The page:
Jason J. Gauci and Kenneth O. Stanley (2007)
Generating Large-Scale Neural Networks Through Discovering Geometric Regularities
In: Proceedings of the Genetic and Evolutionary Computation Conference (GECCO 2007). New York, NY: ACM, 2007 (8 pages)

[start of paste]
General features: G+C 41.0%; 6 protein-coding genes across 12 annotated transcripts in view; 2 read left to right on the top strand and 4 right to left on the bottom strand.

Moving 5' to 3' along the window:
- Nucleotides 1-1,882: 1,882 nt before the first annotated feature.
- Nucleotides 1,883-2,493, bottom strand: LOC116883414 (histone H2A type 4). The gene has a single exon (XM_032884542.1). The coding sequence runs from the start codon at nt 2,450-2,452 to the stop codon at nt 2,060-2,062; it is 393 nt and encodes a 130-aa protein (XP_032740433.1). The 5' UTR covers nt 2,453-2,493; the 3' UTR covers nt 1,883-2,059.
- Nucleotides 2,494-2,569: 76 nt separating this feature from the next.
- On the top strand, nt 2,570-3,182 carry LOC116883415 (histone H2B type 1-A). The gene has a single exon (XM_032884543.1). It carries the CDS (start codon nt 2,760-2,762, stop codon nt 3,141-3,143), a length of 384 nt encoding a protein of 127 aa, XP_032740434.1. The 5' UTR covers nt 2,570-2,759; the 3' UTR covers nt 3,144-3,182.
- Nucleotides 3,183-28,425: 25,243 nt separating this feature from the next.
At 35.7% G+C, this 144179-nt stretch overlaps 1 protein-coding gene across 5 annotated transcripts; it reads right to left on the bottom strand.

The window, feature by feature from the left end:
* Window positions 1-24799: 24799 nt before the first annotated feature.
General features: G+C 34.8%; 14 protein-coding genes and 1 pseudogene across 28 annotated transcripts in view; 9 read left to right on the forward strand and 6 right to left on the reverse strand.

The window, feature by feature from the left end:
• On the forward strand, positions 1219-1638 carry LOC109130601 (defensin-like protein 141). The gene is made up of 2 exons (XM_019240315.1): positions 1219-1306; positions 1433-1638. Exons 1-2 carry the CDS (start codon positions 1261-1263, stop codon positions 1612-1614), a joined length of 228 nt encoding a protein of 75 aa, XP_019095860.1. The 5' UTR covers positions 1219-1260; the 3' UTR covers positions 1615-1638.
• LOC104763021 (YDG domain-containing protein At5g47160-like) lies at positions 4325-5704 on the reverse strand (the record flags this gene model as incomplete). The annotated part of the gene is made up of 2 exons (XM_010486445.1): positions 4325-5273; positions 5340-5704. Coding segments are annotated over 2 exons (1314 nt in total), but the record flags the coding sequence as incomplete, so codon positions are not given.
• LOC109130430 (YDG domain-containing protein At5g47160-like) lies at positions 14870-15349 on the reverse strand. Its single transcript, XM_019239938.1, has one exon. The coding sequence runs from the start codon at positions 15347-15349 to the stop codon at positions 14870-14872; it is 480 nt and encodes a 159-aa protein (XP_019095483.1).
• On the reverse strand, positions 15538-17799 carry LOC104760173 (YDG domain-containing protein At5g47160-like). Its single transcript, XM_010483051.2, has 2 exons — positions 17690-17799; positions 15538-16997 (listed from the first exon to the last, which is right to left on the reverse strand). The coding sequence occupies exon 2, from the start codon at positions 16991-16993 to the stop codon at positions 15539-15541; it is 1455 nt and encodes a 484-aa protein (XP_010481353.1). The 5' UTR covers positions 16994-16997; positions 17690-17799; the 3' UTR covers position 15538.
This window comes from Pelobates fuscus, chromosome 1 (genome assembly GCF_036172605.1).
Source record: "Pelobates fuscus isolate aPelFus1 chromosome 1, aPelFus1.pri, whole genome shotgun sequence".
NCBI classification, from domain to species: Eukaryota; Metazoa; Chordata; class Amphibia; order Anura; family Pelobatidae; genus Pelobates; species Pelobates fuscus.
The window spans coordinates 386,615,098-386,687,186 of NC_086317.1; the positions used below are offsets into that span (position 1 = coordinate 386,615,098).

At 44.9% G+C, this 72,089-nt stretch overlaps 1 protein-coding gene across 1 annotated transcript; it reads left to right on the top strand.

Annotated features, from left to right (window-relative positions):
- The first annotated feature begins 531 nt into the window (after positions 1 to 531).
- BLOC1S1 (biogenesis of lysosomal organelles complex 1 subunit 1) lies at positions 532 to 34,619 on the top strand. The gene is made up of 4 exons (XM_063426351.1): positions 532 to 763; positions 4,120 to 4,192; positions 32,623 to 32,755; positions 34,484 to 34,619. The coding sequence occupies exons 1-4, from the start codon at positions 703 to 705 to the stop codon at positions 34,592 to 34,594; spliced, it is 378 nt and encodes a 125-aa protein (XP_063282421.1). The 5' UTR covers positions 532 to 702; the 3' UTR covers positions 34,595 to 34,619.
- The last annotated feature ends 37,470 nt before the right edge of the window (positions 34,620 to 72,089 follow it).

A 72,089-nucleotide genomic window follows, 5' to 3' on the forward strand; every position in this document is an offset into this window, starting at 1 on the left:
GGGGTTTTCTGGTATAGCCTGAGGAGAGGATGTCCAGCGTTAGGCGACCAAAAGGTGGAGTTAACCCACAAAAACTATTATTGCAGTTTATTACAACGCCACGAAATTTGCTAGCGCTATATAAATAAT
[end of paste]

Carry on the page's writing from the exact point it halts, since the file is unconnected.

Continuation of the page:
Connectivity patterns in biological brains exhibit many repeating motifs.  This repetition mirrors inherent geometric regularities in the physical world.  For example, stimuli that excite adjacent locations on the retina map to neurons that are similarly adjacent in the visual cortex.  That way, neural connectivity can exploit geometric locality in the outside world by employing local connections in the brain. If such regularities could be discovered by methods that evolve artificial neural networks (ANNs), then they could be similarly exploited to solve problems that would otherwise require optimizing too many dimensions to solve.  This paper introduces such a method, called Hypercube-based Neuroevolution of Augmenting Topologies (HyperNEAT), which evolves a novel generative encoding called connective Compositional Pattern Producing Networks (connective CPPNs) to discover geometric regularities in the task domain. Connective CPPNs encode connectivity patterns as concepts that are independent of the number of inputs or outputs, allowing functional large-scale neural networks to be evolved.  In this paper, this approach is tested in a simple visual task for which it effectively discovers the correct underlying regularity, allowing the solution to both generalize and scale without loss of function to an ANN of over eight million connections.